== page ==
Instigating a whirlwind of feelings, the lobby of Deepak Talwar Galleries in New Delhi and New York are gems that induce nostalgia, glee, melancholy, rage, and a vast array of senses. The place exudes a certain kind of warmth in its aura that not many art galleries have in this contemporary world.
Shambhavi Singh’s Maati.Maa, displayed in New York, weaves a perfect blend of the earthly hues: Blue, white, brown, caramel, orange, and black. Most of the art enthusiasts, visiting the gallery, could almost feel the cold wet muddy ground emanating a peaceful essence of petrichor.
It’s an offspring of Shambhavi Singh’s three-decade career as an artist. Her deep interest in Mother Earth’s blushes stems from her childhood memories of rural Bihar, where agriculture defined the lives of the locals.
Ranjani Shettar is another name worthy of a standing ovation for her work- Bubble trap and a double bow. The clever use of distorted and rotund shapes might throw a viewer in a bubbly trip. One of the patrons of Deepak Talwar called ‘How long before another turn’ an exceptional display of the chaos theory, “Within a random and chaotic spawn, a pattern appears.” Her work is presented in the Delhi chapter.
The works of virtuosos in such galleries do not just connect you to the culture of a place, but also intensely engage the onlooker with an intellectual aura. Art, after all, is a sensory stimulator, and renders intellectual gratification.
For instance, these gracious examples of creativity wouldn’t have been possible had Deepak Talwar not seen Nasreen Mohamedi’s line-based minimalistic art in 1989. The canvas spoke to him. Then a young banker, Deepak Talwar chose to pursue the passion, ducked beneath his heart: Art.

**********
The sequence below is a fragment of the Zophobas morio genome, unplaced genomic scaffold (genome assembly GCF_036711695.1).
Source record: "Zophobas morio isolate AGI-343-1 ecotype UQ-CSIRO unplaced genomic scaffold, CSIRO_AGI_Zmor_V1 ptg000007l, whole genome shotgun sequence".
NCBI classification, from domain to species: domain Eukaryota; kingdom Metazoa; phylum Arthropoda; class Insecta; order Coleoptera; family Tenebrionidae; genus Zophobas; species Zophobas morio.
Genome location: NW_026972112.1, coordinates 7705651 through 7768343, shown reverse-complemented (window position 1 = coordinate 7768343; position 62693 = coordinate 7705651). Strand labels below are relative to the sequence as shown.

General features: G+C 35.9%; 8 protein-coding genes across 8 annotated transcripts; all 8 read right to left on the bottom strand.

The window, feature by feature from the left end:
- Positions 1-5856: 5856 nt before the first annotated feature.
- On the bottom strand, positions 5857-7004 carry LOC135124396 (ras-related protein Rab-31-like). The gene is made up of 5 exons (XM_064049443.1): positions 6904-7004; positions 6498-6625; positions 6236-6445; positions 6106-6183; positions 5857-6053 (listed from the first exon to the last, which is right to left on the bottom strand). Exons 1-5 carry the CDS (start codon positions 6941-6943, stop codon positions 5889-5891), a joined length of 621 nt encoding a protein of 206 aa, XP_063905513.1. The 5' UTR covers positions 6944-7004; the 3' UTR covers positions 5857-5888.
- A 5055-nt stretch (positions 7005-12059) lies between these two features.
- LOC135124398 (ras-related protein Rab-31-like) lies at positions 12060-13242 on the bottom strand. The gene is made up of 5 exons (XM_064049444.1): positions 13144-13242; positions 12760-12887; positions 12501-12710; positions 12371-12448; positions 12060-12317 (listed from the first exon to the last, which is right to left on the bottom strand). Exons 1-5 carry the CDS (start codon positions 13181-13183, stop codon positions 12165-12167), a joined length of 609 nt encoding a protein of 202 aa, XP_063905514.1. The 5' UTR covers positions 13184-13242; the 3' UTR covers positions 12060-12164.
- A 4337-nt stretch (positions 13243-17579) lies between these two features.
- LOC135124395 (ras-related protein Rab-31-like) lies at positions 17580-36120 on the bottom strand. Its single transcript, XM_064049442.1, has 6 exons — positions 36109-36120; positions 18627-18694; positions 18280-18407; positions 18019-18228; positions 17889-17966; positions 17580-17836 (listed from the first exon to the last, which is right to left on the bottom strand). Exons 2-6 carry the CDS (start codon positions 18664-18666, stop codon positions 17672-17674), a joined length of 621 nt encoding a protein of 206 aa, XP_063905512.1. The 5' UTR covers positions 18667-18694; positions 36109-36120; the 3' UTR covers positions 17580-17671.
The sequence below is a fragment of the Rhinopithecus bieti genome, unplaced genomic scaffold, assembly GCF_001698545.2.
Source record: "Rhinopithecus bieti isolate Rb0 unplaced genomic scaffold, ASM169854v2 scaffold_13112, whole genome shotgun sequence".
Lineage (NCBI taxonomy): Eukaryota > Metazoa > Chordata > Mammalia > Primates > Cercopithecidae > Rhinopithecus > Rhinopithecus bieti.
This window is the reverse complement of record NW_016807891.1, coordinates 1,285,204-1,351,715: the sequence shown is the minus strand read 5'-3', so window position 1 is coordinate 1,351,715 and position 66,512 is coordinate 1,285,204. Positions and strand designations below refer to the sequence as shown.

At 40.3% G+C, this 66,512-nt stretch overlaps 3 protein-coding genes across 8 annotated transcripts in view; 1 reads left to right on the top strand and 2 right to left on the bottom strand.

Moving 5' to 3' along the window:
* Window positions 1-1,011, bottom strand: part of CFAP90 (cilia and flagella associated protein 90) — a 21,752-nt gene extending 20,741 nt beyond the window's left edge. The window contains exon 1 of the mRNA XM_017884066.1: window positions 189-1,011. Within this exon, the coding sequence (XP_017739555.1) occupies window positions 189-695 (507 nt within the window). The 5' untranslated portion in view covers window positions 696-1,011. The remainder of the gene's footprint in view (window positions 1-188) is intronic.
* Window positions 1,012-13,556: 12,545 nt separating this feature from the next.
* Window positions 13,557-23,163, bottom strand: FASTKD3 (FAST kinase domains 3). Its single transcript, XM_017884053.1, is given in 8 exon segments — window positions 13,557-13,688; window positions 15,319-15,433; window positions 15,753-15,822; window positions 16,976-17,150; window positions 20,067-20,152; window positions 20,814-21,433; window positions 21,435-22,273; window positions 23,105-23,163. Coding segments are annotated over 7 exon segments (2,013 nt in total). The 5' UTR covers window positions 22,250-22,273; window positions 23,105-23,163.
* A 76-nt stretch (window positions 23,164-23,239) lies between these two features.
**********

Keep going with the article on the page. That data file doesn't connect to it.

Mr. Talwar could not phrase his feelings in words and certainly, he was failing to understand what evoked such a reaction. All of this happened more than 20 years ago, when Deepak Talwar was interested in economics and numbers.
The magic he experienced prompted him to recreate it and share his newfound delight with the world. A few years later, Deepak Talwar founded Talwar Gallery, New York in September 2001. He established Talwar New Delhi in 2007.
But over the period of time, there have been tremendous changes as to how art is viewed, and experienced by collectors. A decade back, galleries had more people enjoying the work of the virtuosos.
With the advent of the Internet, where almost every renowned artist has online presence or collaboration with online art galleries, the approach towards viewing art has changed to a great extent. There are numerous online projects which are aimed at making cultural institutions more accessible by digitizing art collections.
Art is now mostly viewed online in communities, along with critical reviews which are readily available with the paintings. Therefore, the passion of leaving the house to visit the gallery has become subdued for some, and the numbers of visitors have considerably decreased. There is also a flip side; with the success of e-commerce, some lesser known artists believe that that online marketing of the work would be more beneficial to their career.
On the contrary, most artists and dealers are aware of the fact that true connoisseurs judge art by experiencing it from a close distance. To them, viewing or buying artwork on the Internet is like viewing landscapes on the Internet, without travelling and experiencing it in real.
If you’re bored and want to go on a roller coaster of visual treats and emotions, don’t miss the art galleries that Deepak Talwar has worked so hard on. Give it a visit with your friends and family and experience art stenciled around a plethora of issues.